Riding solo: the self-isolation experts of the animal kingdom

Being a loner has never been so popular. With life under lockdown, self-isolation is the new social; group gatherings are the biggest no-no; and virtual is the new physical.

You haven’t spoken to anyone in the flesh for weeks bar your food delivery person and you’re (proudly? or sadly?) winning a competition with your mate to see who can grow their body hair the longest.

Thanks to the Internet, we’re still able to stay in touch with friends and family – but it’s not quite the same as the real deal, is it?

So, we’ve gone in search of the real pros who know exactly how to social distance. For them, three months is nothing but just sheer bliss.

Heck, they don’t miss anyone – they’d rather not see anyone in the first place.

In fact, most of these guys only come together to mate, before heading back off to their solitary lives (is this the new future of dating? Discuss). They know how to get self-isolating done, and we could really learn from their techniques.

Disclaimer: these experts are, in fact, some of our best-loved animals. But that’s irrelevant, isn’t it… ?

8 self-isolation experts from the animal kingdom

Marine turtles have been swimming solo around our oceans for hundreds of millions of years – aka since way, way, way before it was cool. These guys only interact with their fellow turtles when it comes to mating or nesting, and once the female turtle nests she leaves her eggs and swims off on her journey, so the wee ones start out on their own, too.

The blue whale is another solo swimmer, preferring to swim occasionally in small groups but usually alone or in pairs. That doesn’t mean they don’t like it though: the whales are famed for their communication, singing to each other under the water from many miles away.

At the, er, slightly smaller end of the spectrum, the platypus also lives in self-isolation. With its duck bill, webbed feet and furry body, it likes to hang around at the bottom of rivers, lakes and streams, and only gets together with its mates during breeding season, or while the mother is nurturing her young.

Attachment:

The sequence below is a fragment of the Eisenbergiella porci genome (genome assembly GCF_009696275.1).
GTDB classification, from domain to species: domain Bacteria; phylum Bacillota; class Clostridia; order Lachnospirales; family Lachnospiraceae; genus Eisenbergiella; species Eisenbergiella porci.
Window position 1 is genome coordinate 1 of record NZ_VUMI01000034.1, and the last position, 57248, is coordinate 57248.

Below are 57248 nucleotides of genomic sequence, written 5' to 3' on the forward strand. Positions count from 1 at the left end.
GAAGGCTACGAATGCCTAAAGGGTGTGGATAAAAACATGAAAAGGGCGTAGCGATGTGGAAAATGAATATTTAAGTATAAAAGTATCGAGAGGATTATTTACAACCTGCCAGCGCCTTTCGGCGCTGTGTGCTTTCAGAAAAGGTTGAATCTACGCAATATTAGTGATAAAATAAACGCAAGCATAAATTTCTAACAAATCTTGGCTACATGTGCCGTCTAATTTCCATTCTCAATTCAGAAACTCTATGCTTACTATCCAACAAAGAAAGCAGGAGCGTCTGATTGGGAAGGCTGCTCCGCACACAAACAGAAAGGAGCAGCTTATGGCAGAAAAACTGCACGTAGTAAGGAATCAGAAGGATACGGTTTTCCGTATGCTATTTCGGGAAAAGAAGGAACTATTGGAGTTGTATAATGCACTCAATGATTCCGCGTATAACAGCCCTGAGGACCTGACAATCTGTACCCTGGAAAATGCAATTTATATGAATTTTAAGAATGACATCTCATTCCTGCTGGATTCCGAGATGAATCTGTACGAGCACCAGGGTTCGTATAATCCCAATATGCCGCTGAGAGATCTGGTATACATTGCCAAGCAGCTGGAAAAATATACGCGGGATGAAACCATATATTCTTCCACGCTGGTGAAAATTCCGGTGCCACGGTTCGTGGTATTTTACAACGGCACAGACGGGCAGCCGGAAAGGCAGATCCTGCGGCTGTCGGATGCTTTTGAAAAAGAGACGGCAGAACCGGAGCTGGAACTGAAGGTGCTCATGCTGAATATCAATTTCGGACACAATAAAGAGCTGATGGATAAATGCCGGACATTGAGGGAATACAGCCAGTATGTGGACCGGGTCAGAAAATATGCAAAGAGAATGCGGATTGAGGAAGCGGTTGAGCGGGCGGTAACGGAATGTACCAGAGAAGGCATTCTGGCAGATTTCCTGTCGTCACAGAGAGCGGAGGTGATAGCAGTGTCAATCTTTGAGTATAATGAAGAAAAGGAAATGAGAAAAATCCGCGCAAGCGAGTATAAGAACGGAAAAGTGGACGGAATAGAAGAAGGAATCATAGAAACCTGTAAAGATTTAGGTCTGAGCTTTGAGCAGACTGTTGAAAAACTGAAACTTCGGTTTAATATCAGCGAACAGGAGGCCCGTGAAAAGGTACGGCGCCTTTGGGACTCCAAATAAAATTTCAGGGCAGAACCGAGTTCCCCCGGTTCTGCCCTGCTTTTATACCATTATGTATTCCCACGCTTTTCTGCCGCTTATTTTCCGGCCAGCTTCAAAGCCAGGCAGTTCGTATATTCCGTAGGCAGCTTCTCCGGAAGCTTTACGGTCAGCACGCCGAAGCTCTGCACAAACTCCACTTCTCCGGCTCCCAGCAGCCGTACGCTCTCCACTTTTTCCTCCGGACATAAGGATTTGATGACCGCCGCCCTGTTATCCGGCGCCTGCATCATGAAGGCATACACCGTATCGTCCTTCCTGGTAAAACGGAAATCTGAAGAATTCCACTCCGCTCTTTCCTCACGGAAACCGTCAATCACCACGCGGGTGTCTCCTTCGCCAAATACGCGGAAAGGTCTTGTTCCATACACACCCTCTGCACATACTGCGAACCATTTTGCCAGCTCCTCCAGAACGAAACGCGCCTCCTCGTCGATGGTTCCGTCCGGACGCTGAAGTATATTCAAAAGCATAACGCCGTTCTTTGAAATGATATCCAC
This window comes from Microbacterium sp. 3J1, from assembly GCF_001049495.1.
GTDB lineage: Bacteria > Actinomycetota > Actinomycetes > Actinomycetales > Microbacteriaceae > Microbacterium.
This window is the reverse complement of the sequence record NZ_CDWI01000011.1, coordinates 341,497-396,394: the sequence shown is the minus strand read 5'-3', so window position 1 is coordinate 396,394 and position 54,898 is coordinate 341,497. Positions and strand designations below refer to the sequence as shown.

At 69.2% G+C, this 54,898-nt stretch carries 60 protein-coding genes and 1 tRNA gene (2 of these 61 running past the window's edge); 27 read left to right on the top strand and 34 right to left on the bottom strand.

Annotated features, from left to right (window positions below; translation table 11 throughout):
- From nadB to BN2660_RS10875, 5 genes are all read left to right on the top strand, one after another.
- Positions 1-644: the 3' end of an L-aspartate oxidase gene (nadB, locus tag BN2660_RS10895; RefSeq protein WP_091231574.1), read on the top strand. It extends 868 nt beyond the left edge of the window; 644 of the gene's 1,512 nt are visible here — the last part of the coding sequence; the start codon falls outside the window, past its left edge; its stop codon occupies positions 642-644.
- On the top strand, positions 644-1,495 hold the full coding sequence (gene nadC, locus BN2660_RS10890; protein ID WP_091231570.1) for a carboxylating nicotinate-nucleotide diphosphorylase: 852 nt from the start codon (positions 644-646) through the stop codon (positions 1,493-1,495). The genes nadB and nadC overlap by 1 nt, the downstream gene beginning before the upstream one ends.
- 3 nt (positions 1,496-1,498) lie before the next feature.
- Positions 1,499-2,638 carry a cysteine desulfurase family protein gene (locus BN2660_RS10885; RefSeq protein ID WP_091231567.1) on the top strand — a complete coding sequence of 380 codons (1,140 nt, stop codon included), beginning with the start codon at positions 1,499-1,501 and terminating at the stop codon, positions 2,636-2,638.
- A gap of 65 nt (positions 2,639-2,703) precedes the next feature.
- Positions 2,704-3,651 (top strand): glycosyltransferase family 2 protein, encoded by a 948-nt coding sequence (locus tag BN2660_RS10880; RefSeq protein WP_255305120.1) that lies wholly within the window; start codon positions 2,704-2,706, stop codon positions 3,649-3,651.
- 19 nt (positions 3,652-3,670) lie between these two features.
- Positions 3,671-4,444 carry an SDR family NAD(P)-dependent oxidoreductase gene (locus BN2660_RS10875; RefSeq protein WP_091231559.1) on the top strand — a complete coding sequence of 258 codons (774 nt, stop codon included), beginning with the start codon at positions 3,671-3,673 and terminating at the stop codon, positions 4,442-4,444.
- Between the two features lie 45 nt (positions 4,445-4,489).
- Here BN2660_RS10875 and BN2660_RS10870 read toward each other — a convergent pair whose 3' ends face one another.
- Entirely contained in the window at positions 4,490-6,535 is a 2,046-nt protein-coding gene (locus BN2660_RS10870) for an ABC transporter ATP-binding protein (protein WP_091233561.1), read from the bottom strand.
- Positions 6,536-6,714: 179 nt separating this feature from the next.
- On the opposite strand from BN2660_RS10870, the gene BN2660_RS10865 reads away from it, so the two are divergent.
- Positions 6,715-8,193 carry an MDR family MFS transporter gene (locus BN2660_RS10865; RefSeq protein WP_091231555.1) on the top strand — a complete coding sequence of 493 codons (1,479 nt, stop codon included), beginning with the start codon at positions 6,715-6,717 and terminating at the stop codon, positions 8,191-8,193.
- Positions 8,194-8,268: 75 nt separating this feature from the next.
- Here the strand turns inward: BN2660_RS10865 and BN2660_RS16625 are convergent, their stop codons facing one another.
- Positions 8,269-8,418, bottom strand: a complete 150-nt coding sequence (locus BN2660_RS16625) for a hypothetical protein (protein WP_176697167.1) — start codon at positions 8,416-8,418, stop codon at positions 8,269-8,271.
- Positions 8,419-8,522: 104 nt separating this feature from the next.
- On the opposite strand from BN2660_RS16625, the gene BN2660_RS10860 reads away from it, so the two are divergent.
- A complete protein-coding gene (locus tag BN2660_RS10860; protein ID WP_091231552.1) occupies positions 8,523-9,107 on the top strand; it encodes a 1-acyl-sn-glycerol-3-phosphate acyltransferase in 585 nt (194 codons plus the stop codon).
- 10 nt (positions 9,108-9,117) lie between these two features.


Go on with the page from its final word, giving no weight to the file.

A jaguar in self-isolation in Brazil | © Y.-J. Rey-Millet / WWF

Trust cats to be loners. Snow leopards are particularly solitary, patrolling home ranges that cover up to hundreds of square kilometres. They only come together during mating season or when a mother looks after her cubs.
Similarly, jaguars only meet up during mating season (but they make up for this – they can mate up to 100 times a day. Yep, really).

A Sumatran orangutan | © naturepl.com / Anup Shah / WWF

Orangutans, unusually for great apes, are mainly solitary in the wild, swinging through trees on their own. Sometimes they’ll gather around large fruiting trees, but mainly they only travel with their babies, which are dependent on the mother for six-seven years.

From the tropics to the ice: polar bears roam on their own, only coming together to mate for about a week before continuing their cold and lonely journey, although the mother hangs around to raise her cubs.  While the male heads off to go find another mate. Rude.

A giant panda | © Sharon Fisher

And last but not least, the giant panda is the one we can learn from the most. They just hang out and chill, eating their bamboo for up to 14 hours a day. Occasionally they sniff out a mate (or use their extraordinary sense of smell to avoid everyone they don’t want to see. We wish we could do that) during breeding season. If she gives birth, the female will look after her little one for around 18 months, then it’s back to me, myself and I.

You can find more inspiration from the wild over at wwf.org.uk

About the author


Lydia Winter


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